BEATIFICATION OF ARCHBISHOP ROMERO, MAY 23, 2015
Ciudad Barrios, El Salvador: pilgrims overrun the town where Blessed Oscar Romero was born. More pictures here.
If there was such a thing as a follow-up on how well a beatification was taking after a holy person was formally raised to the altars by the Church, this past weekend’s commemoration of the 98th anniversary of the birth of Blessed Oscar Romero of El Salvador, beatified this past May, could be the model. For Blessed Romero, the diagnosis is excellent, with numerous indicators all pointing to a widespread recognition and acceptance, albeit not with entirely universal acclaim (though this is no surprise, as even St. John Paul II has his detractors).
Three things stand out about the way Archbishop Romero was recalled for his 98th birthday. First, his beatification is being quickly incorporated into the popular devotional practices of his native El Salvador. Second, his memory is also being easily assimilated into the calendar of the universal church. And third, this past weekend’s 98th birthday celebrations indicate that the upcoming centennial of his birth in 2017 is likely to shape up as a significant Catholic event.
Recapping commemorative events this week, although commemorations were widespread, the events organized in three particular cities stand out: (1) in Ciudad Barrios, where Blessed Romero was born on August 15, 1917; (2) in San Salvador, where he served as Archbishop from 1977-1980 and where he died a martyr on March 24, 1980; and (3) finally and, perhaps, unexpectedly, in London, England, where he has acquired a following in no small part due to the work of the Romero Trust.
|San Salvador: faithful pack the San Salvador Cathedral for a Saturday noon Mass. More pictures here.|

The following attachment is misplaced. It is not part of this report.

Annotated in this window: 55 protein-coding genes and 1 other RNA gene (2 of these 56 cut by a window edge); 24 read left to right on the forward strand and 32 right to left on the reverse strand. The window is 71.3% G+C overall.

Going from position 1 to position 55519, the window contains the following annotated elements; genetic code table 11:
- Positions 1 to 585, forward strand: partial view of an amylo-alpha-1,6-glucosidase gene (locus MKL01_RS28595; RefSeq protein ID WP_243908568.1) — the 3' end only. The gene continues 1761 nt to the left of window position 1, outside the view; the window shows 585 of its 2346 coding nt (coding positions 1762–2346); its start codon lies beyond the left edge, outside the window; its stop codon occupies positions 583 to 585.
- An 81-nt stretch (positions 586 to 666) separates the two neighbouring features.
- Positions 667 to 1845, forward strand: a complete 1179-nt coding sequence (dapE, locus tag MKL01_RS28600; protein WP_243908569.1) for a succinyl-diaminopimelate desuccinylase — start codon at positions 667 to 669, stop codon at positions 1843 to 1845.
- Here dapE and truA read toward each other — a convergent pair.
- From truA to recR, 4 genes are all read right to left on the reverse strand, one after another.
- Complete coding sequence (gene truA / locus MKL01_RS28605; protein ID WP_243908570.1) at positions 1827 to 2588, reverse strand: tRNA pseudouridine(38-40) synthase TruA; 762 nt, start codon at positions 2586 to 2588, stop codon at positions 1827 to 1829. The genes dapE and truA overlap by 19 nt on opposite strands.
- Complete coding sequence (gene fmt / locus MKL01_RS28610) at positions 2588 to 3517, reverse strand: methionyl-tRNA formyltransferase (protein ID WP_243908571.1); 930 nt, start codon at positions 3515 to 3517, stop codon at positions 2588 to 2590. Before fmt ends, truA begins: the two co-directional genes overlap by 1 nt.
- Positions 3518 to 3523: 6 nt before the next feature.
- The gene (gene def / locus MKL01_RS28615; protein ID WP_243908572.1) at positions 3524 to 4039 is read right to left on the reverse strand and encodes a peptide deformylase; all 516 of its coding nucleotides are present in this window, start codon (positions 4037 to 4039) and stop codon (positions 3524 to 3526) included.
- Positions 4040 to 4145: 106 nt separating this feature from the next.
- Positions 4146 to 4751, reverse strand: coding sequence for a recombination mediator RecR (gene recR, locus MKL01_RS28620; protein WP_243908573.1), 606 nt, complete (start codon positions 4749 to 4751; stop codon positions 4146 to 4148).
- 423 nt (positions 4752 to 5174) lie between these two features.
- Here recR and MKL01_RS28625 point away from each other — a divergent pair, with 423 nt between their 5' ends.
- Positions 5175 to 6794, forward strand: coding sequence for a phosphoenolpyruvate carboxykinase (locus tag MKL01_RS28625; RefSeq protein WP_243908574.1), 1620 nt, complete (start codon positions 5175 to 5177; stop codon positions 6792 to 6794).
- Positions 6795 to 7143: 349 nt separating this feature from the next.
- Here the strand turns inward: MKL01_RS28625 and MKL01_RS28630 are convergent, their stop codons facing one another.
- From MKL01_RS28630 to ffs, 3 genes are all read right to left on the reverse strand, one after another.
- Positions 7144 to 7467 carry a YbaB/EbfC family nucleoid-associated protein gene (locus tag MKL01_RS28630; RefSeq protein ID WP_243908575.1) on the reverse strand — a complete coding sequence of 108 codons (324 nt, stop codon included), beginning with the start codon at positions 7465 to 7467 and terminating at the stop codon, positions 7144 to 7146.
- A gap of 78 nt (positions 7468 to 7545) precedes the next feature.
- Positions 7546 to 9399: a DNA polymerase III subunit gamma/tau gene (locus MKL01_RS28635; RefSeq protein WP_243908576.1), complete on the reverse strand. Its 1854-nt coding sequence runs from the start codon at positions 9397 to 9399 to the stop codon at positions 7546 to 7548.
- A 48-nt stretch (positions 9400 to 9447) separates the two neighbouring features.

In chronological order, things started off in London, where a commemorative/thanksgiving Mass was celebrated by Cardinal Cormac Murphy O’Connor. The cardinal donned the special vestments used at the May 23th, 2015 beatification ceremony in San Salvador to celebrate Mass at St. George’s Cathedral/Southwark. Following the Mass, the faithful venerated Romero relics kept at the Cathedral since 2013. A reception, complete with a birthday cake, followed the service, and was attended, among others, by Bishop John Rawsthorne (Retired), Romero Trust Chairman Julian Filochowski, and Curator Jan Graffius of Stonybrook College, who preserved Romero’s relics, including the ones used in his beatification.
The largest celebrations, not surprisingly, were in San Salvador, where Archbishop Romero was feted with a morning serenade at his graveside in the Cathedral Crypt on Saturday, August 15. This was followed by a packed noon Mass at the Cathedral, and by a concert and ecumenical service at a central San Salvador plaza. The Salvadoran Church also announced the promulgation of a new directive, requiring Blessed Romero to be invoked during the Eucharistic Prayers during the Canon of the Mass. The government human rights onbudsman issued a decree certifying Blessed Romero as the “Premier Human Right Champion in El Salvador” (he explained in a Tweet that “Archbishop Oscar Romero has been the most important defender of human rights in the history of El Salvador”). Additionally, Romero’s relics continued to tour the country, while two San Salvador parishes unveiled Romero mosaics. On Sunday, there was another Mass, in Romero’s Crypt, which included another cake-cutting.